4. What are some common terms of pre-trial release?
The judge can also impose restrictions on the defendant for their pre-trial release, if those restrictions would reasonably:
- ensure the defendant’s future appearance in court,
- protect the victim from harm, harassment, abuse, or intimidation, and
- protect the community from harm by the defendant.
Some of these potential restrictions include:
- putting the defendant in the custody of a person or organization for supervision,
- restrictions on the defendant’s travel, associations, or residence,
- prohibiting the defendant from possessing a dangerous or deadly weapon,
- prohibiting the defendant from drinking alcohol, doing drugs, or engaging in other behaviors,
- requiring the defendant to report to a probation officer, and
- taking the defendant back into custody after hours.
If the criminal charge is a felony, the court is required to:
- make the defendant wear an ankle monitor, and
- forbid the defendant from having any contact with the victim.
5. How does the court decide which type of release to impose?
In determining the type of pre-trial release or the amount of bail, the court will consider:
- statements by the victim,
- the severity and circumstances of the criminal charges,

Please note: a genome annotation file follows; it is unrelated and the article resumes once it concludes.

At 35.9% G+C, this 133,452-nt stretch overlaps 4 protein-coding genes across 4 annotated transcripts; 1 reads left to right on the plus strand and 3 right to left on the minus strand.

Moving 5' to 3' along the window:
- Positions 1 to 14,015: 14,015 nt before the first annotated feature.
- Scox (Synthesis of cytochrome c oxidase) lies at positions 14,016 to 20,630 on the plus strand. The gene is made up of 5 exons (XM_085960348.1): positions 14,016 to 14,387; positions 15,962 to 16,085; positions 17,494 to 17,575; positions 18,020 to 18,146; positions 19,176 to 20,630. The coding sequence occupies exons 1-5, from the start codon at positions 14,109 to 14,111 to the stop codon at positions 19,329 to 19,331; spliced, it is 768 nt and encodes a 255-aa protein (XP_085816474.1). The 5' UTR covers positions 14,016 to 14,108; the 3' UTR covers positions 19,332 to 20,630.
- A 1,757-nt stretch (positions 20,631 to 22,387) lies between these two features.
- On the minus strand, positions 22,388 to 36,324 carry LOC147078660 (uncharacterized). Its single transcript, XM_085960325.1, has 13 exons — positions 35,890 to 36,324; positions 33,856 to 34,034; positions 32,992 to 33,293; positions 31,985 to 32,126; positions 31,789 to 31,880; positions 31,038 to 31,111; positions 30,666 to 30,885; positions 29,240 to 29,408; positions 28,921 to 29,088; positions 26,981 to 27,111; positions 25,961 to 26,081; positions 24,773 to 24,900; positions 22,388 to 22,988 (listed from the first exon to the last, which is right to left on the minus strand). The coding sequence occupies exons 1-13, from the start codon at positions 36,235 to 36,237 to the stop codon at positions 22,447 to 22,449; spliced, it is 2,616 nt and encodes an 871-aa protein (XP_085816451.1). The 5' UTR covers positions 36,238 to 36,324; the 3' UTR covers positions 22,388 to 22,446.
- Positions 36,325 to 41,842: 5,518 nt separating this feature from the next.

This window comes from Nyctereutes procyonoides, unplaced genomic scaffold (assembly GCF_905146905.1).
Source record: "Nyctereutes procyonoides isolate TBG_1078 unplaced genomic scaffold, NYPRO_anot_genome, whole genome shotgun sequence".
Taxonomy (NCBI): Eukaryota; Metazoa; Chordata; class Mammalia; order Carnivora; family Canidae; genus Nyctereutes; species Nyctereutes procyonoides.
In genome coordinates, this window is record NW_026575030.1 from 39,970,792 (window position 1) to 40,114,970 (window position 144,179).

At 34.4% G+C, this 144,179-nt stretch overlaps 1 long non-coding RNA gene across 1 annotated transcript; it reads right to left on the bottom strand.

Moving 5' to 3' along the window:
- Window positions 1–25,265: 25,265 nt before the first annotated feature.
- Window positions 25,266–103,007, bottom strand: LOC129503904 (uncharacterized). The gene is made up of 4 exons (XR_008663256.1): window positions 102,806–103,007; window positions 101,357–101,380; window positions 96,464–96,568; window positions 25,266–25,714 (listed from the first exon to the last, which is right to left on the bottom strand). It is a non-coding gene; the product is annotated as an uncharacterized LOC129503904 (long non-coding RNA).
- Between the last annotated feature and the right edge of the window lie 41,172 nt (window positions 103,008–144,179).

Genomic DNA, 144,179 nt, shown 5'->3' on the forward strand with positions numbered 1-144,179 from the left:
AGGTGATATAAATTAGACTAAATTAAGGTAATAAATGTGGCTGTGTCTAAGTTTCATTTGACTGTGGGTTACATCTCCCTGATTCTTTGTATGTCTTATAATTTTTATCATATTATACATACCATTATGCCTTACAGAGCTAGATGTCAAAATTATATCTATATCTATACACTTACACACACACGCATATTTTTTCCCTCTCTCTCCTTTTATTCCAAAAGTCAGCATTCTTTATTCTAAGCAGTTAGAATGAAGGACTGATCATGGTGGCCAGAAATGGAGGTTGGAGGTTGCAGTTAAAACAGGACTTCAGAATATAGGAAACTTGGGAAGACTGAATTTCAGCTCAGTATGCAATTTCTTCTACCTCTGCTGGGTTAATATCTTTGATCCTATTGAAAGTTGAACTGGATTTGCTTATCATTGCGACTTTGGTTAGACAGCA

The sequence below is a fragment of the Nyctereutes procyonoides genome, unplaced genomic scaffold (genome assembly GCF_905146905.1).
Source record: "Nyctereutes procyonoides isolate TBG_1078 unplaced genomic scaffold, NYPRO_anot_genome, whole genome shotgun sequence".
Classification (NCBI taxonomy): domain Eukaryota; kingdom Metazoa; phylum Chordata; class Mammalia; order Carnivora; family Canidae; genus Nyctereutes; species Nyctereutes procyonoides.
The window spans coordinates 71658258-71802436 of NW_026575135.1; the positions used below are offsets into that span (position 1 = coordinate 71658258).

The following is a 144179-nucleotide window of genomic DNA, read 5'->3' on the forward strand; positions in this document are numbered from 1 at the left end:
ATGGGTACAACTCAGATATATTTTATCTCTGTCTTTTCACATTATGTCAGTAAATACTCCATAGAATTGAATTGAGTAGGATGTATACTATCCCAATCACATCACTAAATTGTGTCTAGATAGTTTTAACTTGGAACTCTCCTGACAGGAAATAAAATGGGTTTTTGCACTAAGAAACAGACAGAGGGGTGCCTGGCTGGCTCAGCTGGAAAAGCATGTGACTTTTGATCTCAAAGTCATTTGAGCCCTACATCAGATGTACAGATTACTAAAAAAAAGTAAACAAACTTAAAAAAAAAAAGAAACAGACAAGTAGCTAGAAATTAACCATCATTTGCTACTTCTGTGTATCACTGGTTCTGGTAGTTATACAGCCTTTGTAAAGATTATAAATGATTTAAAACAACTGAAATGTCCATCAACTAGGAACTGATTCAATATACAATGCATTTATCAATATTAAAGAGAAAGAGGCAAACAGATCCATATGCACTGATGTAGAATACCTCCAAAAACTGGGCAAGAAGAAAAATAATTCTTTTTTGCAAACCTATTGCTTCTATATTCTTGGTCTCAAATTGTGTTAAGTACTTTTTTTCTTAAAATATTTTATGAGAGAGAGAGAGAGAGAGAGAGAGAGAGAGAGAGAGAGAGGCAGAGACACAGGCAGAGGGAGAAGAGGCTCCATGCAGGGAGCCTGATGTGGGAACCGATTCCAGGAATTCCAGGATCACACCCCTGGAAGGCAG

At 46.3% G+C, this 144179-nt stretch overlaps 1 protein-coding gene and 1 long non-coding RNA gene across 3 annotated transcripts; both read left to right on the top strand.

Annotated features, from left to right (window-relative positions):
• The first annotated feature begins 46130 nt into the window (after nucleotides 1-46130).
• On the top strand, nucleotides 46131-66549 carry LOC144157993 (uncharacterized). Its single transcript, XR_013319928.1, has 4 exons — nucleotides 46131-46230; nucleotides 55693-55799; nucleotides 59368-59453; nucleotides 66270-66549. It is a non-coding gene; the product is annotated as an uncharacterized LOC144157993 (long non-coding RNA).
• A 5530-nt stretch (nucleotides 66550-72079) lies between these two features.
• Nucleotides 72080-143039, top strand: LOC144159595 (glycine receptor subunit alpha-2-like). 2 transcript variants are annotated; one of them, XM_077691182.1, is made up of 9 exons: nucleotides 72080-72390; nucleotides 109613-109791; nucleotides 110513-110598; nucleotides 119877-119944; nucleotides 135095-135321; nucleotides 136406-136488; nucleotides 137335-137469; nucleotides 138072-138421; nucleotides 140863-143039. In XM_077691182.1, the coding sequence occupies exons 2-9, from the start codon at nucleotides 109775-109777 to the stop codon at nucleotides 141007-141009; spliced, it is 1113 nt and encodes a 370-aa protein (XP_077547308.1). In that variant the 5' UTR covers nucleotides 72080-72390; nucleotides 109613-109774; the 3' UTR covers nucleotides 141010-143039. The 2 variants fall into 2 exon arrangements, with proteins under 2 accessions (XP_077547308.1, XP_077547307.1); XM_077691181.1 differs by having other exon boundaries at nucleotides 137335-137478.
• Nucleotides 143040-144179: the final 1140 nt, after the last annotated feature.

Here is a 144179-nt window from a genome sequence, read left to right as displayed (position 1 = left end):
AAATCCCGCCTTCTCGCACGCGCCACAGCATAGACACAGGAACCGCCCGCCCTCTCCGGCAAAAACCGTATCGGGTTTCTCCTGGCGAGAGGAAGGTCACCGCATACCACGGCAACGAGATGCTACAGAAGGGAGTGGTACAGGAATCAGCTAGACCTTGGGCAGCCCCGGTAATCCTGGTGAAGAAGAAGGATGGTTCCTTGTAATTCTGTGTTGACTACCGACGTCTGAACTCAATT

- whether the defendant has a prior arrest or a conviction for a serious offense or a violent or aggravated felony on their criminal record,
- any evidence that suggests that the defendant is a danger to others in the community,
- a risk or lethality assessment, if the charges are for domestic violence,
- the weight of the evidence against the defendant in the criminal case,
- the defendant’s ties to the community and family,
- the defendant’s mental condition and character,
- the defendant’s employment and financial resources,
- drug test results and whether the defendant is using any illegal drugs,
- whether the charges involve methamphetamine,
- how long the defendant has lived in the community,
- the defendant’s criminal background,
- whether the defendant has ever failed to appear at a court proceeding or has a history of being a flight risk,
- whether the defendant illegally entered or remained in the U.S., and
- the state where the defendant lives.
However, the court will not issue bail if there is strong evidence that the defendant is guilty of:
- a capital offense,
- sexual assault,
- sexual conduct with a minor under 13 years of age, or with a minor under 15 and at least 10 years younger than the defendant,